The signs that a coup was imminent were there for months. After an attempted take-over in late September, divisions between the civilian and military leadership intensified, revealing the extent of political contestations over Sudan’s future.
The military blamed the conflict on the country’s economic hardships. But pronouncements after the foiled September coup point to several other fault lines. First, the committee’s work to retrieve public funds from al-Bashir loyalists and recent moves to send al-Bashir to the International Criminal Court are seen as a witch-hunt and the targeting of pro-Bashir army stalwarts for prosecution.
Second, there is no indication that the army ever planned to hand over power to civilian leaders. This is evident from how the military negotiated itself into the transition process at the outset, rising tensions as the deadline for the military to hand control of the Sovereign Council to civilians approached, and the recent coup.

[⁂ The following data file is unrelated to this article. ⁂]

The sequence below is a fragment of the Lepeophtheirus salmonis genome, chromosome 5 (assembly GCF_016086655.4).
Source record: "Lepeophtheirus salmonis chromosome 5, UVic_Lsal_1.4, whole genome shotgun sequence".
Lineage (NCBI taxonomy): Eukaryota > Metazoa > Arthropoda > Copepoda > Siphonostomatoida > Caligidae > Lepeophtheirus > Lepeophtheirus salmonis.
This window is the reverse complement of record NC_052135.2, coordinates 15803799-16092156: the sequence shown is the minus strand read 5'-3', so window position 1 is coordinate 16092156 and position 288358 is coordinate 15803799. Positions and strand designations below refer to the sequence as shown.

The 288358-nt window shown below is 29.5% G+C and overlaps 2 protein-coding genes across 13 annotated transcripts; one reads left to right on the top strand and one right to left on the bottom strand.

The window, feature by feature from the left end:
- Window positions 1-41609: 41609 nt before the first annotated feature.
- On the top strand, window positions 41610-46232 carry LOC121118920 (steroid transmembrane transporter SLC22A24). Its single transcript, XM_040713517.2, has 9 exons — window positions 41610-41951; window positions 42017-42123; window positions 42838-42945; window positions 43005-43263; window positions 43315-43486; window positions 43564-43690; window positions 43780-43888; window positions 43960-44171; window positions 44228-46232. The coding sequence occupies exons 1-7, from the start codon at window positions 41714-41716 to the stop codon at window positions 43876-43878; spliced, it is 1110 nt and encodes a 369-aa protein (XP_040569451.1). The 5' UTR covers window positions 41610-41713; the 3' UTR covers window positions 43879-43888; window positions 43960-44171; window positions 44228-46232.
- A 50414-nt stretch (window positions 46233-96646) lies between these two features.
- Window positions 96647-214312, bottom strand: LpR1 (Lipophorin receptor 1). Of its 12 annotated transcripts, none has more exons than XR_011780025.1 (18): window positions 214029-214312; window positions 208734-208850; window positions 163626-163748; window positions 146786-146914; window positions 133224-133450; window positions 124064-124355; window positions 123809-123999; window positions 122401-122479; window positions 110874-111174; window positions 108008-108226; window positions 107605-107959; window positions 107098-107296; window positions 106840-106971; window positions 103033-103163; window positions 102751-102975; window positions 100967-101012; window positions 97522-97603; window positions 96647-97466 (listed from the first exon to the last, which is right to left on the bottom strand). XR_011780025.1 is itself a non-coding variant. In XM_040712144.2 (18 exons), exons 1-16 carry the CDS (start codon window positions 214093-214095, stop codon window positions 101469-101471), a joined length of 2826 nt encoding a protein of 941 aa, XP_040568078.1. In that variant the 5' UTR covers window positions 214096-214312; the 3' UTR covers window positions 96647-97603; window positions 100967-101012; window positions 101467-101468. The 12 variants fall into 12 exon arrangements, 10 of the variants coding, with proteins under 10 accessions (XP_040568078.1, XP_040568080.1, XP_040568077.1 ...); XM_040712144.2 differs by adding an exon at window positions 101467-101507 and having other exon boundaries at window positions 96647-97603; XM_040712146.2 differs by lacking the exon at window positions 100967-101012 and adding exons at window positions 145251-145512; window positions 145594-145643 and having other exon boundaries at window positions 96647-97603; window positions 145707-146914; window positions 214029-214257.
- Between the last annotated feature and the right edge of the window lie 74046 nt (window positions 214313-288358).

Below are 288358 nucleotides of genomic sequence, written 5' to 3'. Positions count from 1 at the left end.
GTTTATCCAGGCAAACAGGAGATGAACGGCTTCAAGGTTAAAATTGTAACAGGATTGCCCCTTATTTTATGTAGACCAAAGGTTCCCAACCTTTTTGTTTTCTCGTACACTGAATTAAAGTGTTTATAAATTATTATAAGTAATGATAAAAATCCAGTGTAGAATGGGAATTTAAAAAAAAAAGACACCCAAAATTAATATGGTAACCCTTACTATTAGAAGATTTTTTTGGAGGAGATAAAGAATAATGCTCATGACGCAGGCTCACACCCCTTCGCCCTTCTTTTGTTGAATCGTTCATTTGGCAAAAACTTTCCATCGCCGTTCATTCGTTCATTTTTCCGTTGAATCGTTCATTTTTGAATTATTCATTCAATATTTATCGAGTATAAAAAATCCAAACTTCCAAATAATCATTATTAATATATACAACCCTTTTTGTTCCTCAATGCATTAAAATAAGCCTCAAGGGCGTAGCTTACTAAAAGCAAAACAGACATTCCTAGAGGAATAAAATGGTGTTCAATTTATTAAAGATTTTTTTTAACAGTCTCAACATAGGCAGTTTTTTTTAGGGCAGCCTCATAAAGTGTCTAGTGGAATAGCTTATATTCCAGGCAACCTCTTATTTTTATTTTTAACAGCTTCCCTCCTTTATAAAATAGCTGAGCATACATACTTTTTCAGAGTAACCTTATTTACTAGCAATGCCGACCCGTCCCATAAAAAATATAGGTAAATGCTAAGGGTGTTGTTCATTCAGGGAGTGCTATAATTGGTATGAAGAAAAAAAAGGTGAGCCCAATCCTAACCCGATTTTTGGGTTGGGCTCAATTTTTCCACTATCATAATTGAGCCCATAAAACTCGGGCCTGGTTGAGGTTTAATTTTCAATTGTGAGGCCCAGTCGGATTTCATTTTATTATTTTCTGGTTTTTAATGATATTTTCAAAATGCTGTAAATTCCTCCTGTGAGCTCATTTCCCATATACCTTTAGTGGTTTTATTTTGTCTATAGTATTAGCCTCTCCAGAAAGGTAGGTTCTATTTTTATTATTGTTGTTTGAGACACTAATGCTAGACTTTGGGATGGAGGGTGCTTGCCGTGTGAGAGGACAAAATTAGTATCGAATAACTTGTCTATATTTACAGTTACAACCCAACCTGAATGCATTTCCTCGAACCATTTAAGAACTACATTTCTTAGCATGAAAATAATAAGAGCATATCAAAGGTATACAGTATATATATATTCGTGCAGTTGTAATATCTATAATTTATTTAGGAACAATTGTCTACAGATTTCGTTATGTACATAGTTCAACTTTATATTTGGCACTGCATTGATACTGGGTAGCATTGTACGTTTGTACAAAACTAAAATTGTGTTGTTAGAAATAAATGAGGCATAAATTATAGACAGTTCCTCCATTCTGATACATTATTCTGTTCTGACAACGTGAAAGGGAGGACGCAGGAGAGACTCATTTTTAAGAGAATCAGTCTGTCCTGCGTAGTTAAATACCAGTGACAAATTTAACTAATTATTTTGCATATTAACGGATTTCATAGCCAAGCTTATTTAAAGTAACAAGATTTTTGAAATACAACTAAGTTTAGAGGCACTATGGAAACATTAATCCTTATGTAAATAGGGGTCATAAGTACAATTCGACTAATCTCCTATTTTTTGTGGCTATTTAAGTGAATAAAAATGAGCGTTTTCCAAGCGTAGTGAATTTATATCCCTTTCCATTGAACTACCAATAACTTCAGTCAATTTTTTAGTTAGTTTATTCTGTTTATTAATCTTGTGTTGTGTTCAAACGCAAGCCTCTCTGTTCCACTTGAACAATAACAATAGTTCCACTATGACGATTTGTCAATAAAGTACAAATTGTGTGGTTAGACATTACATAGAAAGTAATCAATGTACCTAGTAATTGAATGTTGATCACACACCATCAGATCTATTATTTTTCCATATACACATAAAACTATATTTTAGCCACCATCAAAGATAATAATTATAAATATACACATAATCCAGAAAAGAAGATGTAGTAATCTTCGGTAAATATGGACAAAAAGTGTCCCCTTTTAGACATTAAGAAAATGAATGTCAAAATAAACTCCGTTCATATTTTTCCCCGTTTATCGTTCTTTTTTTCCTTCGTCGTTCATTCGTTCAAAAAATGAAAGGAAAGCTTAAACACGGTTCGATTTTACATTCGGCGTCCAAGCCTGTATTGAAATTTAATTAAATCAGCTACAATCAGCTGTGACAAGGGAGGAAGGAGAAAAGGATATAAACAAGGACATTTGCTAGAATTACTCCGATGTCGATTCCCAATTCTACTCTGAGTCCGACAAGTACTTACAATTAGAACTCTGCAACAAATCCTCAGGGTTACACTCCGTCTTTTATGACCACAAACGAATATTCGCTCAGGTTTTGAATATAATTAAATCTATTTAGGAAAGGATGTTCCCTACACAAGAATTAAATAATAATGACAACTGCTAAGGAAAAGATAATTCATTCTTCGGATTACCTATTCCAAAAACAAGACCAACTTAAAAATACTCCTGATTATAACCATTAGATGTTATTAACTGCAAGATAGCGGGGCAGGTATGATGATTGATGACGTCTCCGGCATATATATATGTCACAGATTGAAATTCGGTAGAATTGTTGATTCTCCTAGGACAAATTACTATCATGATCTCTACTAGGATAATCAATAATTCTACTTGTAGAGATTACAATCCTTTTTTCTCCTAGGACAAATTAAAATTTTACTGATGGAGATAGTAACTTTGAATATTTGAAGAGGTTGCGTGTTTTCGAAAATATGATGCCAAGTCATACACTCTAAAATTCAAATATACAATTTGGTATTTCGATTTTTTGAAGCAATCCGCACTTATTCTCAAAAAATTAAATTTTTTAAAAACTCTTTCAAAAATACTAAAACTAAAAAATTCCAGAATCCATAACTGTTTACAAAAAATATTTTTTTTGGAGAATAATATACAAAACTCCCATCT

The civilian leadership is not however without blame. Due to deep-seated systemic problems and the slow onset of adequate international support, it has been slow to improve the economic situation. Several leaders have been sucked into self-defeating power struggles characteristic of the high-stakes nature of politics in Sudan.